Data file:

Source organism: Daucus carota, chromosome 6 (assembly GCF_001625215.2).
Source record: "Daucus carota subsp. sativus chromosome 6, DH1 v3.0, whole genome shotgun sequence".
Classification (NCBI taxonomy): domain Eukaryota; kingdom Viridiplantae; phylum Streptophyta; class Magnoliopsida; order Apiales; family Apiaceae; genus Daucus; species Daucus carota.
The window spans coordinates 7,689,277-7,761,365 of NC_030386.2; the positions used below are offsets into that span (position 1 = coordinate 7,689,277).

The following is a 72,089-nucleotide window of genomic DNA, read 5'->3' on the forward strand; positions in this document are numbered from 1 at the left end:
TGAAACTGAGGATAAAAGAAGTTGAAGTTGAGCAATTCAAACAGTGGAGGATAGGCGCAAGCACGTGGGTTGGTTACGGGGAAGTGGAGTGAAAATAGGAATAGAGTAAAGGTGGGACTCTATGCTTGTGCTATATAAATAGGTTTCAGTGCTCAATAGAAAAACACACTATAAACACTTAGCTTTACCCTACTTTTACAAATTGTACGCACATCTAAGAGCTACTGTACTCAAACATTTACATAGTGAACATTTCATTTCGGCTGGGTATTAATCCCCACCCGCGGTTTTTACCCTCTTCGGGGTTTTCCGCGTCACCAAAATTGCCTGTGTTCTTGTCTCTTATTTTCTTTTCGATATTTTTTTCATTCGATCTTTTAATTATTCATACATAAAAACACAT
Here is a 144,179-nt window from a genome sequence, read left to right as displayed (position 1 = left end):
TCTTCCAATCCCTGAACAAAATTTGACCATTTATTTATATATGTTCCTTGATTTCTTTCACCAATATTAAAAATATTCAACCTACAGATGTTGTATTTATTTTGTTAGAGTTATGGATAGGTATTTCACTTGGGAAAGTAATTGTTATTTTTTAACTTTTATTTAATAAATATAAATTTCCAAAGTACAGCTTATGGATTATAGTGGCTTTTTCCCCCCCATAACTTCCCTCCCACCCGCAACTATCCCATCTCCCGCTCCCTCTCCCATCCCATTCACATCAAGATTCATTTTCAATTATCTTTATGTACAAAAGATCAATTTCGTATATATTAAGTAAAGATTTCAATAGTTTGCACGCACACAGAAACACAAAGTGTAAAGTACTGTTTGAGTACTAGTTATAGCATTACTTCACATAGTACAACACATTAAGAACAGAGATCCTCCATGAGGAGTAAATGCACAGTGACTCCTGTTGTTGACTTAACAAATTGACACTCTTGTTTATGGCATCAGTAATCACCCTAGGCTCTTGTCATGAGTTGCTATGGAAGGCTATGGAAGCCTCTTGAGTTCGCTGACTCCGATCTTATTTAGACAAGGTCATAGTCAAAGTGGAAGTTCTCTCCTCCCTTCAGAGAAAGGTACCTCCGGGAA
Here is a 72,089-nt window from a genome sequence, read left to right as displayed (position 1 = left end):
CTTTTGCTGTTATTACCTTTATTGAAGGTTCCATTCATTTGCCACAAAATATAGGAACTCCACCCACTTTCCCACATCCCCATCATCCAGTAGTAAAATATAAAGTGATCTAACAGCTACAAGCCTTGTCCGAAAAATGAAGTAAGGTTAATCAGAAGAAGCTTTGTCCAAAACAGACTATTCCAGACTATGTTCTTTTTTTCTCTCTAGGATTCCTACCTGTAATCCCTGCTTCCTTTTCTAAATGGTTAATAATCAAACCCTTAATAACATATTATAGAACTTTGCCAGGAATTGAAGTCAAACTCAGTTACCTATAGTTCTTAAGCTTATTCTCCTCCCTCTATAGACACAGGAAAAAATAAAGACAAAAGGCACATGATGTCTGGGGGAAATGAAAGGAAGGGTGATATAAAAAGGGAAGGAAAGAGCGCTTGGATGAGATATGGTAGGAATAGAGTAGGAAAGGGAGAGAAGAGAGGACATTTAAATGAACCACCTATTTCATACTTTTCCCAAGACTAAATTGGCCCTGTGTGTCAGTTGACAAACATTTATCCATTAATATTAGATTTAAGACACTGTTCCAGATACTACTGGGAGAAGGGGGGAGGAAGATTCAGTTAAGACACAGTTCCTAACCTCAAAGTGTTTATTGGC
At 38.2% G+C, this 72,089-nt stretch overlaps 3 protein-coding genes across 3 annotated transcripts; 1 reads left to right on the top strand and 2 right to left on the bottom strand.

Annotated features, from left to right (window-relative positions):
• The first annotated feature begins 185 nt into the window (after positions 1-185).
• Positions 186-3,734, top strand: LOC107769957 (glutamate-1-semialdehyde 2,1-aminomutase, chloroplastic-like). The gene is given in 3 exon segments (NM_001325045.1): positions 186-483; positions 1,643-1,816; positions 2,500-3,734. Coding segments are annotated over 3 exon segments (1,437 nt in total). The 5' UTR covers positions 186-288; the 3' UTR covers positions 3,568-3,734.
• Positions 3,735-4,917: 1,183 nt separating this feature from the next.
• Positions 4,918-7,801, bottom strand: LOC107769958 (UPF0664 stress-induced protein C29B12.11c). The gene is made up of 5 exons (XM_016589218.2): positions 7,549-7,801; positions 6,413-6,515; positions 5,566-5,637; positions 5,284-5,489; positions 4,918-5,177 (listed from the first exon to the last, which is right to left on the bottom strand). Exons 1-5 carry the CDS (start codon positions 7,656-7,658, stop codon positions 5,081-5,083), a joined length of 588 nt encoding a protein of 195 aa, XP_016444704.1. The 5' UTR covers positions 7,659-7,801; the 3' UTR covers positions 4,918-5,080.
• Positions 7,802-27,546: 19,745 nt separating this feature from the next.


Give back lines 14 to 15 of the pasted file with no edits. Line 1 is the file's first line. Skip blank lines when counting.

• Positions 186-3,734, top strand: LOC107769957 (glutamate-1-semialdehyde 2,1-aminomutase, chloroplastic-like). The gene is given in 3 exon segments (NM_001325045.1): positions 186-483; positions 1,643-1,816; positions 2,500-3,734. Coding segments are annotated over 3 exon segments (1,437 nt in total). The 5' UTR covers positions 186-288; the 3' UTR covers positions 3,568-3,734.
• Positions 3,735-4,917: 1,183 nt separating this feature from the next.